Donald Trump has thrown down the gauntlet by calling for the deportation of roughly 11 million illegal immigrants inside America, including their U.S. citizen children. Trump’s mass deportations would cost no less than $140 billion, and likely much more. Never mind the noxious idea of deporting Americans, and that any political support for Trump’s proposal will implode when the cameras capture families detained and sent packing. To round up those families would require federal agents to raid millions of homes and businesses on an unprecedented scale from Maine to California. Even if the feds hit 99% of all the right locations, which they won’t, it could still result in tens of thousands of homes and businesses wrongly raided by federal agents.
After rounding everyone up and sending them on their way, Mr. Trump would then let the “good ones” back into the U.S. But why go through all the trouble of deporting the good ones when those people can be screened without being deported at a much lower financial and human cost?
While Trump’s idea of 11 million-plus deportations may be over the top, there are good reasons why so many Americans remain angry over the state of immigration, and hostile to “comprehensive immigration reform” involving a path to citizenship for illegal immigrants, and guest worker programs. These concerns were exacerbated by President Obama’s recent executive order – the one he said a dozen or so times he did not have the legal authority to issue – granting a reprieve from deportation to millions of illegal immigrants in the U.S.
As it has been proposed twice over the last decade, comprehensive immigration reform is not real policy. It is the illusion of policy making through legislative slight-of-hand, where the failure to control immigration in the past is codified as today’s solution by simply re-categorizing those here illegally as here legally. This is followed by assurances of future border security and the like. However, one cannot make immigration policy without first controlling who comes into the country, and ensuring those admitted leave when their time is up. To do otherwise virtually guarantees that the nation will have a new influx of millions of illegal immigrants over the next 20 years. This is no theory, it has already happened.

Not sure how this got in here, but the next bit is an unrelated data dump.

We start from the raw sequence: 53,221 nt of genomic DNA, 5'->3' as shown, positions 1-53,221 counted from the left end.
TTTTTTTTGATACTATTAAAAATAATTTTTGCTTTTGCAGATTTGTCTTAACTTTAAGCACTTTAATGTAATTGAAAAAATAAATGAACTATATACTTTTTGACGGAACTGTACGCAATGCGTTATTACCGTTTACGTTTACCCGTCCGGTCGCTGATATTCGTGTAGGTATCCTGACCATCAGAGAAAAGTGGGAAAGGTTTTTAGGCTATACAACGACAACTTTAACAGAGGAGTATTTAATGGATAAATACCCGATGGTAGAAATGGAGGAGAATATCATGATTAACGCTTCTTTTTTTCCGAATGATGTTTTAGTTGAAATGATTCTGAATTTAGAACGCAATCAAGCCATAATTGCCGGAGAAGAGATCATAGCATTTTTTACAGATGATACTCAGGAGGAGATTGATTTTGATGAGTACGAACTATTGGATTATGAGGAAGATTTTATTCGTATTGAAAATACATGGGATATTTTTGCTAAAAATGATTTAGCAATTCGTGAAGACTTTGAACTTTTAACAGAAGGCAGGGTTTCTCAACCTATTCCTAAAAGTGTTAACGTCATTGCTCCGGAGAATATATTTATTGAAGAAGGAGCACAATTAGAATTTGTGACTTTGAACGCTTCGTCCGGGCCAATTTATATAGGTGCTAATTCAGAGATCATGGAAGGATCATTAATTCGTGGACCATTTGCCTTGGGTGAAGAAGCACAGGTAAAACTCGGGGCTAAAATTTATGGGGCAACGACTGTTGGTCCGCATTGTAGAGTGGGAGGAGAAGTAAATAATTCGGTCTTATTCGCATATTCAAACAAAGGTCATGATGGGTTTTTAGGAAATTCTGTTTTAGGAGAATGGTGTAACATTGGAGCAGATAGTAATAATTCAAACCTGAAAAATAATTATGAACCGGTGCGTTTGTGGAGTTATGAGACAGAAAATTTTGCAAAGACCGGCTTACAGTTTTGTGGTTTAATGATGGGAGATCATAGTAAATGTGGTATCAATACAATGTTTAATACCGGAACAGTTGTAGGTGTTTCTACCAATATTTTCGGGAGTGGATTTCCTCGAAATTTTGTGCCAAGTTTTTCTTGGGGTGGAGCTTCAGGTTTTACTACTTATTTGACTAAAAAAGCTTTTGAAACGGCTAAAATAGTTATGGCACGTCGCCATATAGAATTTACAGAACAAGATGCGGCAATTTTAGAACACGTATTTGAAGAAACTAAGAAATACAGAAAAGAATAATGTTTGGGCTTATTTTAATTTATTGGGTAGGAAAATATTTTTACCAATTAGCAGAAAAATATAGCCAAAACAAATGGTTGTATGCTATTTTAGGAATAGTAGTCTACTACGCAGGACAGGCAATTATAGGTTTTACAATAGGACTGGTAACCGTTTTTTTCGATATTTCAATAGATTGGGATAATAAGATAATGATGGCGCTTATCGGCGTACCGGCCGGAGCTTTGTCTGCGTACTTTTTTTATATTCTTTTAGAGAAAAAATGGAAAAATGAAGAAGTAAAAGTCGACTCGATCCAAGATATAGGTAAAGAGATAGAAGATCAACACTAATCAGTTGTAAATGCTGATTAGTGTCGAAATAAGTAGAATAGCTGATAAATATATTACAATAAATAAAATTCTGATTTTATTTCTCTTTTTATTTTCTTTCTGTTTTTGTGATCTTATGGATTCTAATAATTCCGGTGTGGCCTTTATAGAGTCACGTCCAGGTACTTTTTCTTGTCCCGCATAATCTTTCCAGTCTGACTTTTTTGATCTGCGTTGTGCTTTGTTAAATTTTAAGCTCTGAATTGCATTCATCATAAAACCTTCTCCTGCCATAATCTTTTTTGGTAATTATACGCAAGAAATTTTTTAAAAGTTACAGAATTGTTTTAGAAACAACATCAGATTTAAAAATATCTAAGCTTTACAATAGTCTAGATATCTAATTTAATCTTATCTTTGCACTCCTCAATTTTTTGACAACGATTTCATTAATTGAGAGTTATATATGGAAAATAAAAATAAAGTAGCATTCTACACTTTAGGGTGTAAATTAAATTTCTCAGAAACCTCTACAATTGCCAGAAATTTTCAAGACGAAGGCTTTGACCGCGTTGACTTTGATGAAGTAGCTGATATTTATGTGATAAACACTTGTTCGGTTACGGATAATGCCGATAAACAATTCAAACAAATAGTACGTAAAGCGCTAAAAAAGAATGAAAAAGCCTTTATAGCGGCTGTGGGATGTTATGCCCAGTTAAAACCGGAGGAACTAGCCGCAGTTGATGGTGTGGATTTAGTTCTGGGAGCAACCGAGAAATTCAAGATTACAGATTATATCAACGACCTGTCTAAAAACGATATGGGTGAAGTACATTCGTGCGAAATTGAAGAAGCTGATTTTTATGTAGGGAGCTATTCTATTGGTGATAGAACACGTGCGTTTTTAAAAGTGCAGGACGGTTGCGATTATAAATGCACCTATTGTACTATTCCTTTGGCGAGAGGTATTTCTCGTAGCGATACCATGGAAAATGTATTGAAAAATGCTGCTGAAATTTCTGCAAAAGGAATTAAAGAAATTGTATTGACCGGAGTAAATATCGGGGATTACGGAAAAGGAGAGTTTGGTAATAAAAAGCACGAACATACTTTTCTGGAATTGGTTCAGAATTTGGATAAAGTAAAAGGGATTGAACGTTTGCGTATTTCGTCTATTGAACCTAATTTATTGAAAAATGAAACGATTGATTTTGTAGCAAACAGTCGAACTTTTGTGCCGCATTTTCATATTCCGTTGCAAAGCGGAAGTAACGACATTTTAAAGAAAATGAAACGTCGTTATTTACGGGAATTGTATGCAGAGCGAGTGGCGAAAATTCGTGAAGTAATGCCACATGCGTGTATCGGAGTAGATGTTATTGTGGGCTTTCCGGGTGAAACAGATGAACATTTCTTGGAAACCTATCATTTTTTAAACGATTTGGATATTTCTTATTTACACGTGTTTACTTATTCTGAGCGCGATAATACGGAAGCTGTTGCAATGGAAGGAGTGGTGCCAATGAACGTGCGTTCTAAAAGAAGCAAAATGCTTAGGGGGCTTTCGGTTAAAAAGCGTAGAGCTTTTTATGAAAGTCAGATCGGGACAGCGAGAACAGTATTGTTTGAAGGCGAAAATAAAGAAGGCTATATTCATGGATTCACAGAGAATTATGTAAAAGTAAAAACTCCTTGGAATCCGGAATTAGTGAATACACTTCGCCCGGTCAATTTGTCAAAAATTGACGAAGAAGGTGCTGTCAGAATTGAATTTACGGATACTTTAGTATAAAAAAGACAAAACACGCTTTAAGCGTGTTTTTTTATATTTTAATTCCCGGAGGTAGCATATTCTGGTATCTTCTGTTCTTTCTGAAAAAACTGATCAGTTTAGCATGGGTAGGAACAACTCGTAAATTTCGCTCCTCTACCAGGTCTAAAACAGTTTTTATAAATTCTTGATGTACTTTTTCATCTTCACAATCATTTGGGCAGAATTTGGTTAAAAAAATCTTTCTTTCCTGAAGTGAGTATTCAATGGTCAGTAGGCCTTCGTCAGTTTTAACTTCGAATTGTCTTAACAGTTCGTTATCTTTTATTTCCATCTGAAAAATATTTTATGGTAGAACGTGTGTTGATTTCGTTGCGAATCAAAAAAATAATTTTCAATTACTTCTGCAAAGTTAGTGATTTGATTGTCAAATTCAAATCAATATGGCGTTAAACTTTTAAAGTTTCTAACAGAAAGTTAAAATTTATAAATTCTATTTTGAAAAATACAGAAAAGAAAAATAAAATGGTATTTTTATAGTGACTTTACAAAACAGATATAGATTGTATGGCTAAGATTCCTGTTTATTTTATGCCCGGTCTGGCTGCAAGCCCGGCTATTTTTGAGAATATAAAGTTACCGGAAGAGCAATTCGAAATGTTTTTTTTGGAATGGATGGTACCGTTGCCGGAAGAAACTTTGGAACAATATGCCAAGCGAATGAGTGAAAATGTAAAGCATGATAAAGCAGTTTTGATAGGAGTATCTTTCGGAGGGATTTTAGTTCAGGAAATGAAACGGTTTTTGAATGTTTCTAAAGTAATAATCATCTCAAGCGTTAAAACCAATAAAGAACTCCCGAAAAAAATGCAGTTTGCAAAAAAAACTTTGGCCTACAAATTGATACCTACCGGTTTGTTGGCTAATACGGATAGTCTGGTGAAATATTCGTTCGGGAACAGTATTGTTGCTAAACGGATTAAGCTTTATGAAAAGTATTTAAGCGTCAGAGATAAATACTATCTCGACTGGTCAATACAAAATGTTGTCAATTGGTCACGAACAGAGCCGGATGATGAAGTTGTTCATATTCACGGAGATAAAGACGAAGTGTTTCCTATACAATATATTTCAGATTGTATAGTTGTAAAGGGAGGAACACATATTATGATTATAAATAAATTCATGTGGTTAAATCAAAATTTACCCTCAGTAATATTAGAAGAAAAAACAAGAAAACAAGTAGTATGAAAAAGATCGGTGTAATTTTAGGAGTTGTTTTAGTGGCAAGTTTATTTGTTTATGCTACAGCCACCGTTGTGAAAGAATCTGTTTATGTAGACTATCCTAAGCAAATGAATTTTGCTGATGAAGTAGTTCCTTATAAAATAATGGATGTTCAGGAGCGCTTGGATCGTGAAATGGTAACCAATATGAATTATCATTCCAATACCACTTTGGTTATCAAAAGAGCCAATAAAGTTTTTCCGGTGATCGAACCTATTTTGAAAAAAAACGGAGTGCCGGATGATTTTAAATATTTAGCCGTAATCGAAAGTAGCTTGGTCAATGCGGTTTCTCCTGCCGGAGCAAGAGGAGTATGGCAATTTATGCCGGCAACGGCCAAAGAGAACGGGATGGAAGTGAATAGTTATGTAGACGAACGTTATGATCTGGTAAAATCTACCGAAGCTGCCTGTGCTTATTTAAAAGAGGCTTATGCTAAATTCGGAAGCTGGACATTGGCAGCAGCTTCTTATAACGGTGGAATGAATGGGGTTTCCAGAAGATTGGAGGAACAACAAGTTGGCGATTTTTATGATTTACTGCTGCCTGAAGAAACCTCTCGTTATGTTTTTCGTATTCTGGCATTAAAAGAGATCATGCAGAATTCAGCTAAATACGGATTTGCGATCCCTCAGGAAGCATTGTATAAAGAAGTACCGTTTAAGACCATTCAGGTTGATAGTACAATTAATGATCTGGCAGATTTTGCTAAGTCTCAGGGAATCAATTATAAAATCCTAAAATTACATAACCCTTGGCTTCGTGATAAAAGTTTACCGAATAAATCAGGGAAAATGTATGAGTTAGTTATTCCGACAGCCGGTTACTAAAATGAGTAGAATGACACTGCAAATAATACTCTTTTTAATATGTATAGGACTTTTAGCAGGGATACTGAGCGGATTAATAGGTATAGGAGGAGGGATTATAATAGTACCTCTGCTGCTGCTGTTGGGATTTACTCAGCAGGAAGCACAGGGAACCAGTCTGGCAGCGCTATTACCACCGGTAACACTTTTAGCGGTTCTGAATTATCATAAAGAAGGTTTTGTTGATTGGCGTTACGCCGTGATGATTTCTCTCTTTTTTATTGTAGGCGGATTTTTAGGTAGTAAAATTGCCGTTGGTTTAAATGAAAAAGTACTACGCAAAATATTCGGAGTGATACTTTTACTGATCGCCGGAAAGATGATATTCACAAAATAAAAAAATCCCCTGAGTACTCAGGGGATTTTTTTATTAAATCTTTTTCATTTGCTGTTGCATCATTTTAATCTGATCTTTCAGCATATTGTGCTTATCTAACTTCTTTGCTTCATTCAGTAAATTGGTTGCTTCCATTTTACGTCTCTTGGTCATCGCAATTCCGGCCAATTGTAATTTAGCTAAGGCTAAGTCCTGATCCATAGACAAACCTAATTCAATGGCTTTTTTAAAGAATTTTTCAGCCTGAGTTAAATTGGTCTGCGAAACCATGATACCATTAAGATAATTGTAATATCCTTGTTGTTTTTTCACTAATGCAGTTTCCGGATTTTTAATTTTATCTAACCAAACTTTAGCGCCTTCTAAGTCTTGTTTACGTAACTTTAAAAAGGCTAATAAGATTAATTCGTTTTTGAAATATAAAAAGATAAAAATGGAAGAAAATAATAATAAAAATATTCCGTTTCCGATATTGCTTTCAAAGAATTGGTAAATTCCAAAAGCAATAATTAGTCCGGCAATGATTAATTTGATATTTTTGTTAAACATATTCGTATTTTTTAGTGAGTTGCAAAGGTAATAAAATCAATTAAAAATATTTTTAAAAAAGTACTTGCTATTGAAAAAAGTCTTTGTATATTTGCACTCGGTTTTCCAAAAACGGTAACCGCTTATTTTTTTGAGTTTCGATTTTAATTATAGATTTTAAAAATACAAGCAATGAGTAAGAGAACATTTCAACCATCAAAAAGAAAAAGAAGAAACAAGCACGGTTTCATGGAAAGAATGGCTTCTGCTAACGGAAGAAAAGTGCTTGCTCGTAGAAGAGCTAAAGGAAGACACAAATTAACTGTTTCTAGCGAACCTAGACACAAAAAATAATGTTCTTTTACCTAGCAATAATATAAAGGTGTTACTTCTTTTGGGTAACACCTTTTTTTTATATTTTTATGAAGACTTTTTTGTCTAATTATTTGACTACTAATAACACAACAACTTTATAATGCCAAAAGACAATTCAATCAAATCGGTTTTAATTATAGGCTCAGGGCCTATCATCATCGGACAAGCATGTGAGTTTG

In 1986, President Reagan and Congress enacted the Immigration Reform and Control Act. The Act provided a pathway to citizenship for those here illegally, so long as they paid certain penalties, met certain requirements, such as learning English, with promises of increased border security and interior enforcement of the immigration laws. Sound familiar? President Reagan went so far as to say that, “future generations of Americans will be thankful for our efforts to humanely regain control of our borders.” And yet, the illegal immigration issue rages in the year 2015. In many ways grants of amnesty with promises of future enforcement are not unlike budget deals in Washington where tax increases today are linked with promises of spending cuts tomorrow. Somehow, the enforcement actions and spending cuts rarely materialize.
Buried behind Trump’s headline grabbing mass deportation proposal are worthwhile ideas designed to get control of immigration, few of which are new, and some of which will take time. What is new is that the Republican front runner for president is forcefully endorsing them. These ideas include, among others, tripling the number of Immigration and Customs Enforcement (ICE) agents dedicated to immigration matters, finally building walls on the Mexican border as promised years ago, an entry/exit tracking system that works, and dedicating resources to removing and keeping out the dangerous criminal illegal alien population that preys on American citizens, and illegal immigrants alike.
As with any emergency the first step is to stop the proverbial bleeding. The failure to remove and keep out the estimated 690,000 criminal illegal aliens that wreak havoc on communities through murder, rape, robbery, and other serious crimes is causing real blood in the streets. This was highlighted by the recent killing of Kate Steinle in San Francisco by a criminal illegal alien from Mexico who had been deported five times. A government that cannot keep out known criminals can’t be expected to effectively manage a complex immigration system involving tens of millions of people, including guest workers from around the world.
If supporters of comprehensive immigration reform want to build confidence for other immigration reform steps, they must demonstrate that this lethal subset of illegal immigrants can be effectively controlled through a national strategy involving all levels of government. That means ending sanctuary policies for anyone arrested by state or local authorities and sought by ICE, and steep federal penalties for dangerous criminals that reenter the U.S. after having been deported. Even if illegal immigrants commit crimes at a rate lower than the native population, (a disputed statistic), it is irrelevant given that the illegal immigrant should not be able to commit the crime on U.S. soil in the first place. And the fact that Americans have to deal with native criminals is no excuse to import more crime.
America is a nation of immigrants and controlled immigration is vital to the continued strength and vitality of the United States. However, uncontrolled immigration and the economic, social, and public health and safety costs cannot be denied. Most Americans want the immigration problem solved. That can only happen when America gets control of who comes and who goes. Donald Trump has, at the very least, forced the political establishment to squarely face the issue.